2. Attributed to Pierre Reymond $137,421

3. Jean Dunand $125,045

4. Jean Dunand $66,261

5. Albert Cheuret $403,496

6. Sir Edward Burne-Jones $774,764

7. Alfred Porteneuve (pair) $155,984

8. French (four) $132,780

9. Ernest Boiceau $774,764

GRAND SALON, 2008

When Christie’s photographed the apartment in the fall of 2008, the grand salon remained mostly unchanged, although the walls were now lined with paintings.

1. Giorgio de Chirico $14,233,226

2. Augsburg $233,332

3. Fernand Léger $7,158,509

4. Fernand Léger $4,559,634

5. Augsburg $233,332

6. Nuremberg $148,249

7. 19th century $140,515

8. Fernand Léger $4,848,398

9. Thomas Gainsborough $2,827,050

10. Henri Matisse $10,623,677

11. Juan Gris $1,383,231

12. Probably Italian $47,698

SALON DE MUSIQUE

Hall of Mirrors

Saint Laurent and Bergé were patrons of art and design as well as collectors. In 1974 the couple commissioned a pair of mirrors from Claude Lalanne for the music room of their rue de Babylone apartment. Ultimately, 15 bronze mirrors with foliate motifs by Lalanne covered the walls. Visible through the space is a Roman torso in the entrance hall.

1. Claude Lalanne $94,106

2. Roman $1,671,995

3. Claude Lalanne (15) $2,393,905

4. Jean Dunand (pair) $808,660

BIBLIOTHÈQUE

Light and Bright

“There is a theme and a continuity to my collections. Of course, there are always fantasies, but it is the base that counts,” Saint Laurent told Architectural Digest in 1976. During AD’s visit, a Joseph Csaky bas-relief was on the fireplace.

1. Joseph Csaky $186,923

2. French $32,228

3. Vilmos Zsolnay $44,604

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Choosing paintings together was “one of the strongest dialogues between Pierre and Yves,” Madison Cox says, “the discussion, the chase, the passion.”  ~ Vanity Fair

In 1969, Yves Saint Laurent and Pierre Berge purchased a glorious home at 55 Rue de Babylone in Paris’s Seventh Arrondissement. For several decades the visionary pair amassed one of the largest private collections of art and antiques in the world. They collected what they loved and lived with what they loved..when others were following modernist trends, they were acquiring masterful pieces from the Art Deco period. Gutsy commissions from visual artists such as Andy Warhol, Francois-Xavier and Claude Lalanne, illuminated the couples foresight and incredible eye. They were, and still are, trendsetters in fashion, art, antiques and interiors.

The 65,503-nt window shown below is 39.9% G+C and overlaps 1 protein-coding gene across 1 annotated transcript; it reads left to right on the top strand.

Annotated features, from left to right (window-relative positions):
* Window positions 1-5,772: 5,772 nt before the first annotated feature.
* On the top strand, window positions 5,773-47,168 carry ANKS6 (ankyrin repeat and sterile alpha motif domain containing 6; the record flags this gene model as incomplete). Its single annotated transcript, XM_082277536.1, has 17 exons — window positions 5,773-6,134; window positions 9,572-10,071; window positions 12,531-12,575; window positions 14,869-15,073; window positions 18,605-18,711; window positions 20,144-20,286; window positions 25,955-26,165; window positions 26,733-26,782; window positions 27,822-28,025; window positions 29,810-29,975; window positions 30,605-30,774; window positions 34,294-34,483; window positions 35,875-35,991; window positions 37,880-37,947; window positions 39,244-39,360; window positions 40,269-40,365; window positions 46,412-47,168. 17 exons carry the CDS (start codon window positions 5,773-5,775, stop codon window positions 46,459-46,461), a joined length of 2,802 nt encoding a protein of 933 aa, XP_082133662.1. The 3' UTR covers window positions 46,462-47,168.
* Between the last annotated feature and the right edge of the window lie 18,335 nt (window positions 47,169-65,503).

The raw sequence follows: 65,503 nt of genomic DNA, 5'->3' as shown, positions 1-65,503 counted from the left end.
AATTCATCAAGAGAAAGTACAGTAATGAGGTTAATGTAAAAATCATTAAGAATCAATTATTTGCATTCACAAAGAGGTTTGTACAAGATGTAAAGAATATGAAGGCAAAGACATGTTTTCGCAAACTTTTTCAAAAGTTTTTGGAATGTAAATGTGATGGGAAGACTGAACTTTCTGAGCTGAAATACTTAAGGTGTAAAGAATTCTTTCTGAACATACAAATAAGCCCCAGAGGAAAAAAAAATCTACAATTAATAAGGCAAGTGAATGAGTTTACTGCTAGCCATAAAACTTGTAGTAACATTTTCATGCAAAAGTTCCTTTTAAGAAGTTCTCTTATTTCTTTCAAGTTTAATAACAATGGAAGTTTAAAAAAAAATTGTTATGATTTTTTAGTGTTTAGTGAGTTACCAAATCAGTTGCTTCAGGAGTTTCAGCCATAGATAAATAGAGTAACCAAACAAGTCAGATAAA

There is a wonderful article from Vanity Fair, 2009 ~ a must read for those who want to learn more about their impassioned art collection and the evolution of their Paris home. Here is a short excerpt ~

“Far more influential than either Lalannes or Jacques Doucet on the manner in which Saint Laurent and Berge decorated their home was the iconoclastic Vicomtesse Marie-Laure de Noailles, whose wildly eclectic salon on the Place des États-Unis, intoxicated the couturier to the point of delirium. Recalls decorator Jacques Grange, “Yves said that the salon of Marie-Laure de Noailles was the eighth wonder of the world.” An intimate of the Surrealists—her husband, Charles, had financed Buñuel and Dalí’s scandalous 1929 film, Un Chien Andalou—the vicomtesse was by the late 1960s a bizarre, nearly forgotten relic of the vanished world Saint Laurent worshipped. Recklessly mixing the austere “nouveau pauvre” architecture of Jean-Michel Frank with her heirloom old masters, her souvenir postcards, and the work of her avant-garde protégés (Bérard, Cocteau), Noailles “was, like Yves, a devil spirit, a revolutionary,” says writer and photographer François-Marie Banier. “Yves did with couture exactly what Marie-Laure did with décor: breaking the rules by putting together things that have nothing to do with one another.” ~ Vanity Fair, Amy Fine Collins

above, photos by Pascal Chevallier for Vanity Fair

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yves saint laurent

One of my favorite documentaries is Yves Saint Laurent: 5 Avenue Marceau, 75116 Paris (2002). It focuses on the creative process and detailed construction of the artisan’s last women’s collection in 2001. I believe the film is the first of its kind, exploring the behind the scenes evolution of a couture collection. From the meticulous work of the dressmakers fitting the models to the final runway show, it is a journey worth taking. For me, it’s the quiet introspective moments in his Paris studio that make the film so compelling. Since its release in 2002, there have been many fashion documentaries to follow in its footsteps ~ Valentino: The Last Emperor, The September Issue, The Story of Fashion with Karl Lagerfeld, just to name a few. I applaud director David Teboul for his innovation and for inspiring so many in the world of fashion and film making.